Three lessons from England 1-2 Italy

Mario Balotelli's second-half goal earned the Italians a well-deserved 2-1 win over a young England side and we look at three key lessons from the game
By Bhas Kunju | Chief Editor, Goal Singapore

At the start of the World Cup Group C seemed to have the clearest path paved out for the participating teams and the outcomes almost seemed written in stone - Italy were to falter, Costa Rica were going to be the fodder, Uruguay would be the group favourites and England were going to deliver at last. But this entertaining World Cup just keeps on delivering more surprises.

Celebrate with caution
First up, England are probably going to be in need of a new physio, after Gary Lewin was stretchered off with a dislocated ankle. Lewin had injured himself while celebrating Daniel Sturridge's equaliser in the first-half. The most obvious thing to state is, the exertion came in vain, as apart from the well-worked goal, England had a forgettable night resulting in a just defeat.

England still play it safe
Despite boasting England's second youngest squad at the World Cup and a relatively adventurous selection, when the time came for effective action, Roy Hodgson settled for safety. Two of the more disappointing players on the team, Wayne Rooney and Steven Gerrard, were left on the field until the final whistle, and when badly needing a push for goal, the England manager sent in three midfielders, including two to replace forwards Daniel Sturridge and Danny Welbeck. The one thing that Hodgson got right was introducing Ross Barkley. Although the Everton man too had come on for a striker, his flair in the final third along with Raheem Sterling's steely determined runs down the right caused more trouble for Italy than all of England's attacking line-up in the second-half combined.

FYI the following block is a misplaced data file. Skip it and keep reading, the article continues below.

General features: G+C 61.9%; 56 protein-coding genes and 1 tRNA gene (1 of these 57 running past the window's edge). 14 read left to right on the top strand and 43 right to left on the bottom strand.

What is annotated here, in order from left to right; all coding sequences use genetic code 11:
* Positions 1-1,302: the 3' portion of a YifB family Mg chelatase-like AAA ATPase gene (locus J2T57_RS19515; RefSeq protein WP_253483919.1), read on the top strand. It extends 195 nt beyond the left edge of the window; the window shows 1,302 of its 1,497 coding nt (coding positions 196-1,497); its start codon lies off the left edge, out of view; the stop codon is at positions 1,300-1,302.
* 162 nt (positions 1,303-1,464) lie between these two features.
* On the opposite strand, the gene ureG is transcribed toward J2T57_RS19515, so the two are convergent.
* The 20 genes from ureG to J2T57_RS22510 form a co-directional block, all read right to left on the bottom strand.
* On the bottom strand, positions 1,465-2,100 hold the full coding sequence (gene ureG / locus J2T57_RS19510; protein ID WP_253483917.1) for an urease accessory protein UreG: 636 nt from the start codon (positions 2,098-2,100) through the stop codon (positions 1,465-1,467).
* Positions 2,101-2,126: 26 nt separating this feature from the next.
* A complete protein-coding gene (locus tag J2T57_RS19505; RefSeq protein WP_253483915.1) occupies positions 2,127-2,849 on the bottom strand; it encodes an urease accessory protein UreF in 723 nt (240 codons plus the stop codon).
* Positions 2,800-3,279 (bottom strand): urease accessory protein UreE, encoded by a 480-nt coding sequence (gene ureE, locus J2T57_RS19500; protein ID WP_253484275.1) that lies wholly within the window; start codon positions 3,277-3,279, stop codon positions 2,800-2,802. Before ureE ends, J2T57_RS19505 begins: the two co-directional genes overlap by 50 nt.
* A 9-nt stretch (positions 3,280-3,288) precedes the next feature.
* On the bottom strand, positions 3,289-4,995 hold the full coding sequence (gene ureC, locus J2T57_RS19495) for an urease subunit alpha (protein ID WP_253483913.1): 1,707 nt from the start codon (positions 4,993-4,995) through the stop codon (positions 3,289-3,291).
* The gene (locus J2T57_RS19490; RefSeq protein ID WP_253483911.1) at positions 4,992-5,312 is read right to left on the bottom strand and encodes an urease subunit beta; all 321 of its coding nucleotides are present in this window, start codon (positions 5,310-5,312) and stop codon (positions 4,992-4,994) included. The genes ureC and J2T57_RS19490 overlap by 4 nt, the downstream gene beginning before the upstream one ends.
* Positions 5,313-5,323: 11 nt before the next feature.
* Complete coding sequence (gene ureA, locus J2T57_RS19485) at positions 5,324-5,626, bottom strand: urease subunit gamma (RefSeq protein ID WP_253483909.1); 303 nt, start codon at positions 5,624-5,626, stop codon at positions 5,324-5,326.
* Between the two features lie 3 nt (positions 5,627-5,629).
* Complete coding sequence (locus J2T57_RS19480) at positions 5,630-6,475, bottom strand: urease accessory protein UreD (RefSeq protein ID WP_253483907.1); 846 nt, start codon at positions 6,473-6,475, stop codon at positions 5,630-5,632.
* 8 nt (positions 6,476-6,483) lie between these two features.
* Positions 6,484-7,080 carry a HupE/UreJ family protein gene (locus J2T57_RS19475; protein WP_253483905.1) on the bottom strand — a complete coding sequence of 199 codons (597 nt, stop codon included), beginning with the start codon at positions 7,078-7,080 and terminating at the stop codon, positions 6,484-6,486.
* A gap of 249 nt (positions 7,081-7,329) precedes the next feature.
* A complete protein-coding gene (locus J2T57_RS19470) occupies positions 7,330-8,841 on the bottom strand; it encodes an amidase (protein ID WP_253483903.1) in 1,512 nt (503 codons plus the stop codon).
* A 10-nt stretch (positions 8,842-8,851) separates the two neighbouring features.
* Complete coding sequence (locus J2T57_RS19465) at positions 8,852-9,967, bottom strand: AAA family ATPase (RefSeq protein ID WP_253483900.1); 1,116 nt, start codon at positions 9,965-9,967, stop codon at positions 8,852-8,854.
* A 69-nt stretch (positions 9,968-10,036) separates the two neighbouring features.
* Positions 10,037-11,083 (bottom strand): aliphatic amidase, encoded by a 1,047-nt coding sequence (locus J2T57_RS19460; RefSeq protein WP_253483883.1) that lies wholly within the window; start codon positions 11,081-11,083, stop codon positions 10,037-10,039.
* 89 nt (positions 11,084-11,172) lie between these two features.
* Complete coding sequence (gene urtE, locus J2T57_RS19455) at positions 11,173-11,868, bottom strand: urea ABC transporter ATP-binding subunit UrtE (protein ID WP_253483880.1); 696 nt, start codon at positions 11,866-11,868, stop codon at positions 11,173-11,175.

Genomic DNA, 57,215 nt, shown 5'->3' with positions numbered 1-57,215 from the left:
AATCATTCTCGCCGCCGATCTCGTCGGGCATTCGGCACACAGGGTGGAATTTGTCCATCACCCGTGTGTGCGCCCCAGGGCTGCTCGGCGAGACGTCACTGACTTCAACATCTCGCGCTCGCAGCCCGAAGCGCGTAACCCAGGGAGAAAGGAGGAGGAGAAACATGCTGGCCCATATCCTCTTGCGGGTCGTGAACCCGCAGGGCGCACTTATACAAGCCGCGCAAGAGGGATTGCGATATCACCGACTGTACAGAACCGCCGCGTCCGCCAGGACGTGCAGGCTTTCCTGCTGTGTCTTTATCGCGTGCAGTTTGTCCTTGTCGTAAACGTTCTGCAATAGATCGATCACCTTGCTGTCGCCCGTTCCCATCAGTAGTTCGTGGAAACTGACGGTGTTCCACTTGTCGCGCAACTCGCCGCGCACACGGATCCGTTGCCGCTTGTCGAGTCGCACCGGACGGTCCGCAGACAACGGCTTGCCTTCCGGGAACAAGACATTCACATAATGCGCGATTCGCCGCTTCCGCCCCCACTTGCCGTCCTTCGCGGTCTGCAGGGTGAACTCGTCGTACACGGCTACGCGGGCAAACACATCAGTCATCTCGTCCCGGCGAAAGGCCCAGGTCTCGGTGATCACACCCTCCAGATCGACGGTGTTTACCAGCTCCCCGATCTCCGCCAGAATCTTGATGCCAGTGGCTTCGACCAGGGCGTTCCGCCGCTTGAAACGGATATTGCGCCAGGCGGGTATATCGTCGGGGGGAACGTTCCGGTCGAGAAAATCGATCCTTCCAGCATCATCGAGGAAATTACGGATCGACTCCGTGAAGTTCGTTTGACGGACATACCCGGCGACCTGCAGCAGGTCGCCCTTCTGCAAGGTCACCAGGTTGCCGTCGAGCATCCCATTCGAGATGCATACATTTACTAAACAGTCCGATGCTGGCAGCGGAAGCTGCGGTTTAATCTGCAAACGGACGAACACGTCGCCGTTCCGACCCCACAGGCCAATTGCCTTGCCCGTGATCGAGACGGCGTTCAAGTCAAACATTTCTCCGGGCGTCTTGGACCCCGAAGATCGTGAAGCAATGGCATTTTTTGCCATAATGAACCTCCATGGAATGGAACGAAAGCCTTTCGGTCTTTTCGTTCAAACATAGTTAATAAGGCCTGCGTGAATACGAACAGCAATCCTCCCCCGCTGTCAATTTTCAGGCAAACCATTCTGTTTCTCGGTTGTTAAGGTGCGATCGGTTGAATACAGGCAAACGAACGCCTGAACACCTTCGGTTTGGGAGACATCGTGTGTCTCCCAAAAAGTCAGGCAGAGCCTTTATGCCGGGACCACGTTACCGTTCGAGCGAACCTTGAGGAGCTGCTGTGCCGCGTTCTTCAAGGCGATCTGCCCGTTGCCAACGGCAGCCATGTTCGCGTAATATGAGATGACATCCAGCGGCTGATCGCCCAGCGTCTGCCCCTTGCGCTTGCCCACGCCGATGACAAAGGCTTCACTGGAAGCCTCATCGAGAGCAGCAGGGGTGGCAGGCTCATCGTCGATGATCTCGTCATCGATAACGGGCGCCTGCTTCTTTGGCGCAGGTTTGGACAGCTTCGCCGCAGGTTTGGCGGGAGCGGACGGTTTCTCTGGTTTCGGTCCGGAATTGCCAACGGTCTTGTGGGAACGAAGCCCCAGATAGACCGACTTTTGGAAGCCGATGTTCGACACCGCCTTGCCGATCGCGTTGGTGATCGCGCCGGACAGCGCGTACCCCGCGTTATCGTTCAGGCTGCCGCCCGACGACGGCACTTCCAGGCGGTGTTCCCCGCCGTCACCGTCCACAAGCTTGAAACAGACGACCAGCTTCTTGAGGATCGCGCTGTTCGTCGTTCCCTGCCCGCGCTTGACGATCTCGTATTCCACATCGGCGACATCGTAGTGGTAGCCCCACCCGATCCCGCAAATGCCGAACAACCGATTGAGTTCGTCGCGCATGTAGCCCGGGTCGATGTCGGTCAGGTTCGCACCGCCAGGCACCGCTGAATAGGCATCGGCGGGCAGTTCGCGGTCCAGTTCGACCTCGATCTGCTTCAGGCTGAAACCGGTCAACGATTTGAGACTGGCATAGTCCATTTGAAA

Drop Rooney
Wayne Rooney's well-placed cross that led to Sturridge's equaliser looked to signal a brilliant World Cup ahead for the 28-year-old who is still in search of his first goal in the competition at his third outing. But that 37th minute assist was the only highlight of the Manchester United forward. Everything else about Rooney spelt abject.

From completely slicing a corner-kick out of touch, an unbelievable sight at this level of competition, to throwing away England's best chance at a second equaliser. Leighton Baines played Rooney into space inside the penalty box and the forward looked odds on to find the back of the net. Instead, Salvatore Sirigu, Buffon's late replacement in goal, was not even troubled with the final effort from Rooney. In fact, apart from the goal conceded, Sirigu had little else to worry about in the second-half.

Rooney wasn't alone though. Steven Gerrard who was supposed to lead the charge for England barely even did enough to register himself in the game. The England captain looked bothered, rushed and out of place, in stark contrast to his Italian counterpart who not only was instrumental in the brilliantly worked winning goal, but also hit the crossbar late in injury time and was a picture of calm and composure.

Unlike a 38-game league season, the World Cup is make or break in just three short games. Whatever Hodgson decides he has to do it quick.